Today was definitely a day unlike any other. After opening our morning with a prayer ritual combining Christian prayer and Mayan spirituality, we visited three sites where martyrs gave their lives here in El Salvador. The Mayan/Christian prayer illustrated how open to Christianity the Mayans were with the cross as the center of all creation and where humanity and divinity meet as well as a profound appreciation of the beauty of God's creation.
The first site we visited was the University of Central America, the setting for the assassination of six Jesuit priests, their cleaning woman Elba, and her daughter Selena. After a brief tour of the chapel and the museum of the martyrs featuring the clothes the Jesuits were wearing at the time of their murders, we met with Fr. Rafael, a Jesuit priest who had lived and worked with the martyrs. His witness to them and to his own story of returning to El Salvador from Spain shortly after their murders was awe inspiring. We then visited the rose garden planted on the site where they had died and were buried by the gardener who was the husband of Elba and father of Selena and saw the room in which they were killed.
The next site was the hospital chapel where Archbishop Romero was shot while saying mass. We were guided in the story and a meditative prayer by Sr. Mercedes, a Carmelite nun. She asked each of us to think of one word which we thought best described Msgr. Romero and later challenged us to pray that our word might be made manifest in our own lives. While questioning us on our motives and feelings on this trip and in this place, she told Donald to stop answering because he was giving seminarian answers and she wanted to hear from the college students. The opportunity to see and touch the spot where he died and to see his personal effects in his small room there made it real for us in a very personal way.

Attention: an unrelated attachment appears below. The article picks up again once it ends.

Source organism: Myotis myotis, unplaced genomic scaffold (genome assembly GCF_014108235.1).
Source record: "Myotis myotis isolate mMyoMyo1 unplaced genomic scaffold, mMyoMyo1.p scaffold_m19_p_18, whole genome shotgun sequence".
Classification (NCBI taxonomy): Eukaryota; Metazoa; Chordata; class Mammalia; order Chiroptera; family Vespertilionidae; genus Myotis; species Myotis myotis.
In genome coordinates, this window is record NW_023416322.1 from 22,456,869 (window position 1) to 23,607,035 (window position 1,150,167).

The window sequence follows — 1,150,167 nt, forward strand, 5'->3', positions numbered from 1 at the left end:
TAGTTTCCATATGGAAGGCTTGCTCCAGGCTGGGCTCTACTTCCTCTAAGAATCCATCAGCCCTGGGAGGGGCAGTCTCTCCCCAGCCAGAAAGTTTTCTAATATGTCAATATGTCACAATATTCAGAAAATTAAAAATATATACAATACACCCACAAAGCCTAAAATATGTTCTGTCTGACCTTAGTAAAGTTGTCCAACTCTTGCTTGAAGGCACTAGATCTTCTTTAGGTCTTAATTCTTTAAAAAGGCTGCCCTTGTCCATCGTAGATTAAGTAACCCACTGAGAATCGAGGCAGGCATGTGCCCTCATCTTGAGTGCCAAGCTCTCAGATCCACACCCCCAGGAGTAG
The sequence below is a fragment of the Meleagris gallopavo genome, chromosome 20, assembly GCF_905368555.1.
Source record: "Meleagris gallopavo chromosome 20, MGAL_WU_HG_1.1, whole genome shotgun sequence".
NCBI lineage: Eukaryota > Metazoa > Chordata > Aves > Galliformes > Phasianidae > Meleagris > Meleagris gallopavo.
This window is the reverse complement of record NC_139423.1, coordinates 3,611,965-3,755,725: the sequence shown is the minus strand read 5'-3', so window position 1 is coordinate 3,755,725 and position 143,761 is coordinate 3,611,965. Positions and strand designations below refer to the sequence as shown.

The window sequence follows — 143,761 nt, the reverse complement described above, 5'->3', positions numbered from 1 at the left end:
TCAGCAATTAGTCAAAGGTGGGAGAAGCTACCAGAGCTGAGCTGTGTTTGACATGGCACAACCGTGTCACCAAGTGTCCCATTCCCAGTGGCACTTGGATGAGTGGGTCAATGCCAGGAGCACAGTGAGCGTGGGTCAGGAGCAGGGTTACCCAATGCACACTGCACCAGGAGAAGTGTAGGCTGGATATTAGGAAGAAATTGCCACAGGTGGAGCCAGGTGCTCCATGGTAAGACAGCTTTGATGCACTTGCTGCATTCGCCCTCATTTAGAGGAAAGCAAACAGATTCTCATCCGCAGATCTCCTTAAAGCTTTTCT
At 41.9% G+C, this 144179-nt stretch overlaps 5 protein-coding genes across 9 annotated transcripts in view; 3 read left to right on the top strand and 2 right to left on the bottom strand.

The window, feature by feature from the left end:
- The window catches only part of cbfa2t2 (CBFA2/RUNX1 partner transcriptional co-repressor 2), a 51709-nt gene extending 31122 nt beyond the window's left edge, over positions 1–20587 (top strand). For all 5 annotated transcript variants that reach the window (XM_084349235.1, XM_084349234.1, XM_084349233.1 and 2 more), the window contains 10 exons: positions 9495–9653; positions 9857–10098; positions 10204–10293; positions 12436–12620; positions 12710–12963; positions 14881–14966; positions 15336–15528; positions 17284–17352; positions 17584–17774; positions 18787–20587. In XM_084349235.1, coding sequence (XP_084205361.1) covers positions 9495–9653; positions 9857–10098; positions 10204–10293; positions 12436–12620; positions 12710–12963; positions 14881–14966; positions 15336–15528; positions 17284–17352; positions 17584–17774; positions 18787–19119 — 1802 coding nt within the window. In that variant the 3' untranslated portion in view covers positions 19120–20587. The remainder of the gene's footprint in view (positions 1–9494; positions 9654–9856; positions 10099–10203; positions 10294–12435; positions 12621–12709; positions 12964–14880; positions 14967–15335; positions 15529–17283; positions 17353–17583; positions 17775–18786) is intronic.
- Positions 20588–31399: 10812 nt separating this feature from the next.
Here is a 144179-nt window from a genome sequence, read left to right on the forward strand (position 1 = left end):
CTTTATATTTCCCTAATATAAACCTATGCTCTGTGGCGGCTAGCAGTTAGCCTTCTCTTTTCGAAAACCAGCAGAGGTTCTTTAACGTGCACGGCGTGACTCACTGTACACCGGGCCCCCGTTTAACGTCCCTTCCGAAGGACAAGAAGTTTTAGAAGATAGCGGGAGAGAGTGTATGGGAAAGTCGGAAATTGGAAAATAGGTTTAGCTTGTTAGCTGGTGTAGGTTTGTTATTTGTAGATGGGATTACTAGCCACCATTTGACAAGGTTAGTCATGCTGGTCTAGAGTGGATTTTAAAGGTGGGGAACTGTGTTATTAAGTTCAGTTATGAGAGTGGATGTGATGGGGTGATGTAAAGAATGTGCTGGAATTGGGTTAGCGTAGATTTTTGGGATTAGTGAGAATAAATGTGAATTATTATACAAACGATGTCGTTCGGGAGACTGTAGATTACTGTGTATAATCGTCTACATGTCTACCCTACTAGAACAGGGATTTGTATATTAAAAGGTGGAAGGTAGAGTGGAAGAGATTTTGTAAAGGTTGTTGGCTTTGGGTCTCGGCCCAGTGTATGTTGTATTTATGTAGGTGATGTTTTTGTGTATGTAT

We then had lunch at the soy project, which was surprisingly tasty. After lunch, Sr. Carol led us to the site of the killing of two lay missioners and two Maryknoll sisters she had known. After a reflection, we were able to have mass in the church built there in their memory. It was the first time I have ever seen a nun chase cows away so they don't join us for mass, and where Fr. Sizemore reminded us to never forget all we had seen in Nicaragua. It was definitely a day we will never forget and which will challenge us for the rest of our lives. -- Donald